From The Ruston Daily Leader, September 23, 2010
Disclaimer: I want to make it clear that I am about to address a topic—political trust—with which books upon books have been written. I do not presume to know more than the authors of these books. Rather, read this as the beginnings of an interesting question to which you may have your own opinions and observations.
In light of today being the last day of our Constitution week as well as the upcoming election for Louisiana Lt. Gov., which will be held on October 2, I would like to peer into and pull back some of the layers surrounding how we truth, and thereby choose, our leaders.
It is in the political rhetoric today that a leader must be or, at least be under, the guidance of a shrewdly talented marketer. (S)he must be presentable but not too stuffy, witty but not too fluffy, educated but not too pretentious, knowledgeable but not too tendentious. Under the watchful eye of our media, potential leaders of our country must now sell themselves to us more thoroughly and personally than ever before. These politicians live much of their lives orchestrating a story they can market to a country of people who so desperately want someone to put their trust in.
But the figures show that we are not as trusting of our political leaders as we have been in the past. The most recent Gallup poll shows that Americans’ trust in the Legislative branch is at an all-time low. However, it also shows that though our trust in politicians has plummeted, our trust in “the American people as a whole when it comes to making judgments under our democratic system” has been at a consistently high level at 73 percent.
In a PEW research done in 1998 on Americans’ view of the government, 40 percent of those with distrust in government complained about the political leadership—believing that politicians are dishonest, selfish and too partisan.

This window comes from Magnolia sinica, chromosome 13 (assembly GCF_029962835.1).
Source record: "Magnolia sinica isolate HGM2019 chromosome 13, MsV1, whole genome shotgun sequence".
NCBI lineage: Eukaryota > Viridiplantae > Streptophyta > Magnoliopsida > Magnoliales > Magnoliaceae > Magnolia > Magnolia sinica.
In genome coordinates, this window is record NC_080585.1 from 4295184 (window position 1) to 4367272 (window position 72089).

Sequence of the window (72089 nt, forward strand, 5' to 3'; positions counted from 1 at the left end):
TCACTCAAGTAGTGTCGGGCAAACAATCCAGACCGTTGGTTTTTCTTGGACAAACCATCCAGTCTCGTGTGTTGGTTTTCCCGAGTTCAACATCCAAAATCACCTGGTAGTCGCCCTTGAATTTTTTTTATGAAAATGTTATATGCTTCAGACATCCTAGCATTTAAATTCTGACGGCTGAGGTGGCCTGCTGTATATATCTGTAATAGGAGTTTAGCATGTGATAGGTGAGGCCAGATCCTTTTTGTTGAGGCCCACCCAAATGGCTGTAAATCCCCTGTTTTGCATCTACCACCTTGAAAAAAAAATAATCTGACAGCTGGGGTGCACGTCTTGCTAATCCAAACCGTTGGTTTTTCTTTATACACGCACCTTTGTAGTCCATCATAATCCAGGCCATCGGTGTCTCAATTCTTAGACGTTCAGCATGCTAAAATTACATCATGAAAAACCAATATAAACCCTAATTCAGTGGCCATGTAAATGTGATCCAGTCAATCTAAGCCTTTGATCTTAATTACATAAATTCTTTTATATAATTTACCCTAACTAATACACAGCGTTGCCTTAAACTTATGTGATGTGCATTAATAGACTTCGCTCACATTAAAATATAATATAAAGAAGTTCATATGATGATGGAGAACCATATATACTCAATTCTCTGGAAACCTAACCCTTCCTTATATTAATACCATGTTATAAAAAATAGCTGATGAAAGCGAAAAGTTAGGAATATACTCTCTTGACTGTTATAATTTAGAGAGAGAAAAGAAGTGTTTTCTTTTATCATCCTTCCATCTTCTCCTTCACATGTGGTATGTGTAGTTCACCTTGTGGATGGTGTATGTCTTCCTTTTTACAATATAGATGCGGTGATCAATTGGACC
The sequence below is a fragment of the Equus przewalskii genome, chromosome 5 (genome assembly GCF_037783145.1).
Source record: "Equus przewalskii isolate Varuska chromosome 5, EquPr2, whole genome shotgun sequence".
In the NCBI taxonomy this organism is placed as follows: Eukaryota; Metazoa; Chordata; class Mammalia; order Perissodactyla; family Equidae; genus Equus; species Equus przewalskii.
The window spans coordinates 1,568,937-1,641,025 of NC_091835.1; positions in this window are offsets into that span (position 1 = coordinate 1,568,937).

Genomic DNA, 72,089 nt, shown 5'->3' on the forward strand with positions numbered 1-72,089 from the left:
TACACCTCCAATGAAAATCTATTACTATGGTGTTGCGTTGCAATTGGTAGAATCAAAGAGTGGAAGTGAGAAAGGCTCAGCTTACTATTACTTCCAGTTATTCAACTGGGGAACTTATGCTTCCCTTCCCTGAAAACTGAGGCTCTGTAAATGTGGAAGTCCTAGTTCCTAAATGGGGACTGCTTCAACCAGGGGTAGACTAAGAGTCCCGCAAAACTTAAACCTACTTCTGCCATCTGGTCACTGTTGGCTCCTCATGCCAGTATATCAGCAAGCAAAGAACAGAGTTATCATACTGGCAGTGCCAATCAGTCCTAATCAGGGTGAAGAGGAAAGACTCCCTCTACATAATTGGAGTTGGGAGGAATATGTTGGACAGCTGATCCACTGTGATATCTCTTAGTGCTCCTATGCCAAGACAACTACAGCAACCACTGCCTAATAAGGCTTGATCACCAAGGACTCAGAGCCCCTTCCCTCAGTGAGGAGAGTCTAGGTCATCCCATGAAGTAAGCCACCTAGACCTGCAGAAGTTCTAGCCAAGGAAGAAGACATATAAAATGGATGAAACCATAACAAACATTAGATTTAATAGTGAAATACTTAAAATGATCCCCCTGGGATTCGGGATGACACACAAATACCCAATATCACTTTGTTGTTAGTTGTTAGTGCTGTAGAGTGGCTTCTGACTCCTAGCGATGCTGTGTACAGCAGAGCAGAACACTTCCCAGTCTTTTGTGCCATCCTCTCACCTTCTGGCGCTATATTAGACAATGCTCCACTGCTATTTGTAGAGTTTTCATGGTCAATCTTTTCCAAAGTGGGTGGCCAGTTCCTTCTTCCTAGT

The Harvard Kennedy School for Public Leadership published some research in 2009 showing that Americans are among the world’s most optimistic people when it comes to our belief in the potential of our government. We still hold the words of our founding fathers close to heart—that “the power under the Constitution will always be in the people. It is entrusted for certain defined purposes, and for a certain limited period, to representatives of their own choosing; and whenever it is executed contrary to their interest, or not agreeable to their wishes, their servants can, and undoubtedly will, be recalled” (George Washington, Ibid., 29:311).
This is all seemingly positive, right? If 87 percent of Americans polled believe that problems we face today can be solved by effective leadership, then it seems that we, as a nation, are more trusting in our own country than the rest of the world. However, it is only in our potential that we remain so strongly optimistic. To believe in the potential of an institution or person is to believe in the perceived strengths or capabilities that make up that individual, organization, investment, etc. But this believe in the potential is only the beginning of the solution.
This leads to some questions about the qualities of trust and the trusted. Do we trust the qualities that we identify with most or the qualities with which we find admirable? Do we trust people who seem to share our values, intellect, and background? Is it the influx of disparaging and vituperative media in our lives that makes us distrustful of our politicians? Is it the conditions of our environment that make us prone to trust? Do we simply tend to trust in our government when comfortable in the happy, warm cocoon of a flourishing economy? And most importantly, how do we come to terms with trusting an individual so desirous of power as to put himself through the dehumanizing process that is American Politics?
In honor of our Constitution week, let’s consult that great work and see some of the rights to which we, as citizens, are entitled. The Constitution is appropriately called the Living Constitution. As any great piece of writing, it is timeless and remains alive within the people of this country and those who choose to participate in the political process. When we perceive these rights being put into action in our political process, there is a perception of greater trust in our government.